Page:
Finding resilience during pancreatic cancer

Leanne Pierce was living a great life—a loving husband, a rewarding job, and two active young sons—when vague symptoms, including night sweats, acid reflux, a cough, and a lingering fever, brought her to her primary care doctor a few days before her 45th birthday. After being tested for various viral illnesses, an emergency room doctor discovered she had pancreatic cancer, stage IV, with spots present throughout her liver.

“We were devastated,” Leanne says. “Everything we knew said this disease was so aggressive, and it was surreal for this to be happening to us.”

After an initial consultation in her home state of Rhode Island, Leanne sought a second opinion at Dana-Farber Cancer Institute from Nadine McCleary, MD, MPH. She was seen the next day and never looked back.

Within one week, Leanne began an aggressive combination chemotherapy, with four to six hours of treatment one day every other week. After chemo, she would go home with a medicine pump attached to her port for another 46 hours, and then return to Boston for it to be removed and to receive hydration. In between treatments, she also occasionally returned to Boston to help manage her side effects. Though the days were grueling, Leanne found comfort in her care team, particularly her physician assistant, Kathleen, and her lead nurse, Lisa.  

“Everyone at Dana-Farber has a specific role to play: Dr. McCleary kept me focused and on track, Kathleen listened to my side effects and coordinated my care, and the chemo nurses listened to everything going on and were so caring in every way,” Leanne recalls.

While her pancreatic cancer symptoms vanished as soon as she started treatment, chemo side effects kept Leanne and her care team on their toes, making sure she stayed hydrated and connecting her with a Dana-Farber nutritionist, Hannah Dalpiaz, to talk about what was going on and how to manage gastrointestinal side effects from treatment. She also met with hematology, who helped monitor her blood counts and gave her platelet boosters to make sure her platelet levels remained high enough to continue treatment.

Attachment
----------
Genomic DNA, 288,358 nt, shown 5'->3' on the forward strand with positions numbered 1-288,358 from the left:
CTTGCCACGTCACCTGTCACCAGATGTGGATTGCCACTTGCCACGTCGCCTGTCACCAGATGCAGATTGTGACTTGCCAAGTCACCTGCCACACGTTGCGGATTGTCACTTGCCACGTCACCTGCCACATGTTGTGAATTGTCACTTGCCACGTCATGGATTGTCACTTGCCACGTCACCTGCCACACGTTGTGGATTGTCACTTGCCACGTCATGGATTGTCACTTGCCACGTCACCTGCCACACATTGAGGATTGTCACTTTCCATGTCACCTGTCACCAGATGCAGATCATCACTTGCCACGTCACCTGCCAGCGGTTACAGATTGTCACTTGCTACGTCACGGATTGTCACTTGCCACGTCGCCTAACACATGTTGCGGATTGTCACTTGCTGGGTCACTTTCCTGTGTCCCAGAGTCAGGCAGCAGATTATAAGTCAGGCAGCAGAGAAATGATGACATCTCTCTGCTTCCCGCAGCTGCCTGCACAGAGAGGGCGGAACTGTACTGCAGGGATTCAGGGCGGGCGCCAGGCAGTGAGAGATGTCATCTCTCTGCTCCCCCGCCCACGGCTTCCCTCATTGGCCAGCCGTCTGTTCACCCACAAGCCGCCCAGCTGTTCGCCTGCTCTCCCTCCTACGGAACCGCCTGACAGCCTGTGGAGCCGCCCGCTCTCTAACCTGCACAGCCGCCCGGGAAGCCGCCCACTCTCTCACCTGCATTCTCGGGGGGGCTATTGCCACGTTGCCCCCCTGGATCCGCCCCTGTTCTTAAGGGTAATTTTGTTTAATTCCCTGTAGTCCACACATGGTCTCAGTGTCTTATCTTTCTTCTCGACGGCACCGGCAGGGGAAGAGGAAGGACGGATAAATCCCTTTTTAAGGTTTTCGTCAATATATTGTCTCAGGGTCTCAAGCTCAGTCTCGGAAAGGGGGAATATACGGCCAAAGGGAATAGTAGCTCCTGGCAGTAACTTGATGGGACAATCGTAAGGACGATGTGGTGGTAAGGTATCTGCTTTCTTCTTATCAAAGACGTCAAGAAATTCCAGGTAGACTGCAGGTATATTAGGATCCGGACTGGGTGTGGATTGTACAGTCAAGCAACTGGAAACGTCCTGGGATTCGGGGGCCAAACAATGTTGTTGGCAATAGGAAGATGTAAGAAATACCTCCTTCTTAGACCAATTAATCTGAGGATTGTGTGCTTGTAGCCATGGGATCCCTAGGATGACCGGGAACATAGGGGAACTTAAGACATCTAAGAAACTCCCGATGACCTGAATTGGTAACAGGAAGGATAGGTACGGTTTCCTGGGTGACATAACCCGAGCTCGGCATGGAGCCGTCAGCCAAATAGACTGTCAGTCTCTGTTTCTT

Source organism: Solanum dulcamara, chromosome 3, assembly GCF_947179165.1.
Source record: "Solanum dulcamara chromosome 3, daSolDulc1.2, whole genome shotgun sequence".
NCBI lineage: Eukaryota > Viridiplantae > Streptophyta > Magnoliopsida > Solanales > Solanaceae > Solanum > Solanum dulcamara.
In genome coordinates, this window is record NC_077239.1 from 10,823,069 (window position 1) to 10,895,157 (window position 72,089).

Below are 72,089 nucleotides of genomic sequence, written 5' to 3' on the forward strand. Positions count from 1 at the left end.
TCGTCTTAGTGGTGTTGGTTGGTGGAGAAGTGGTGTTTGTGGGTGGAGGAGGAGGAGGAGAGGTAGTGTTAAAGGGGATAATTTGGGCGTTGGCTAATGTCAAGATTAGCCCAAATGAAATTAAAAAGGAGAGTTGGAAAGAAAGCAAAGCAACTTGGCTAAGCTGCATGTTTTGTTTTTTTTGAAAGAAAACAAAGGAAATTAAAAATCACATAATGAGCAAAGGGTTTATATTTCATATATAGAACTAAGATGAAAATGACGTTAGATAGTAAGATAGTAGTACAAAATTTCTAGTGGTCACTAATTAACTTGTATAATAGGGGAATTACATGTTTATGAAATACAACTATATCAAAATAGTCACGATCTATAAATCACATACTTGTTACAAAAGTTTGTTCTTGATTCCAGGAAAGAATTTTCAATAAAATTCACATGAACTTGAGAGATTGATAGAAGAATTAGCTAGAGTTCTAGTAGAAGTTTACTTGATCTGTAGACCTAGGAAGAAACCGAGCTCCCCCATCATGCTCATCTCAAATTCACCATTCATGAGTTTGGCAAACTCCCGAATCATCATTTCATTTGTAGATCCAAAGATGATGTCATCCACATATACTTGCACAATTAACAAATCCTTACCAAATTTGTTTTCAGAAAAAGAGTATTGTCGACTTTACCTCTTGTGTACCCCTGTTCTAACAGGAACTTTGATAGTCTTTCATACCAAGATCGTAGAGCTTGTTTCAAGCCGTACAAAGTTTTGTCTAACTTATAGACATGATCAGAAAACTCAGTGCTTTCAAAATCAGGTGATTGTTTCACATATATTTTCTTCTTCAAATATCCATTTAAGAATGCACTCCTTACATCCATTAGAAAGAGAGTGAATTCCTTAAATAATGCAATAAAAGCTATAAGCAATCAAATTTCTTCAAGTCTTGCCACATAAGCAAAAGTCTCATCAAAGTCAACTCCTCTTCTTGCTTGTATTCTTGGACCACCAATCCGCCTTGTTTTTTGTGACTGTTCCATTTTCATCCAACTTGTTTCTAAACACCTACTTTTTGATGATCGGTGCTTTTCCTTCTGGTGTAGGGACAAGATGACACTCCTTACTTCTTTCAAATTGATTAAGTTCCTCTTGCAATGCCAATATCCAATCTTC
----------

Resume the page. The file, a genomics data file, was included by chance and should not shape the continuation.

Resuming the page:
“Every time Dr. McCleary would set me up for a consultation with someone else at Dana-Farber, something magical would happen,” Leanne says. “I never had to skip a treatment because all of my side effects were managed. I don’t know if that would have happened if I were somewhere else. Dana-Farber’s willingness to think outside the box when it came to my treatment was a huge factor for us.”

Although side effects required some adjustments, the chemo was working: After 18 months of treatment, Leanne’s tumors completely shrunk, except one pesky spot on her liver. Upon further examination, it was discovered to not be cancerous and after a few more treatments, much discussion with her family and care team, and a final scan, Leanne came off active treatment in June 2020.

“We would say in the beginning that if we were offered a treatment break, we wouldn’t take it and we’d keep going, because this cancer is so aggressive,” Leanne says. “But Dr. McCleary could not see active cancer anymore and there was no benefit to continue active treatment, so we decided to try it.”

When she stopped treatment, she told her kids she didn’t know how long it would last—two weeks, two months, two years—but then spring turned into fall, then into winter, and her cancer has stayed at bay.

Leanne credits her husband, Kevin, for helping her stay in the present and not worry too much about the future, and with keeping life as normal as possible for their two kids, now 10 and 12.

“Very early on, we made a conscious decision to focus on what is happening, instead of what could happen,” explains Kevin.

“We had—and still have—a very busy life, with work, the kids’ school, and our sons playing hockey and baseball,” Leanne says. “Besides seeing me go through cancer and the effects of treatment, the kids have seen minimal change in their lives. When we told them about my cancer, we told them we just needed their help in supporting us, and they came through 20-fold by making me laugh and keeping me focused throughout this experience.”

Kevin was with Leanne at nearly all of her appointments, but her parents, brother, and countless friends stepped up to fill the gaps and be there when he couldn’t, to help out with school or sports drop-offs, or just be there to give a hug or an ear to listen.

While they don’t know what the future holds, they are now hopeful. Leanne and Kevin are proud of how they and their family have weathered this storm, and they hope this experience has instilled resilience and perspective in their young kids. “They’ve seen us go through such challenges,” Leanne says. “I hope this shows them they can overcome obstacles and how important time spent with family and friends truly is.”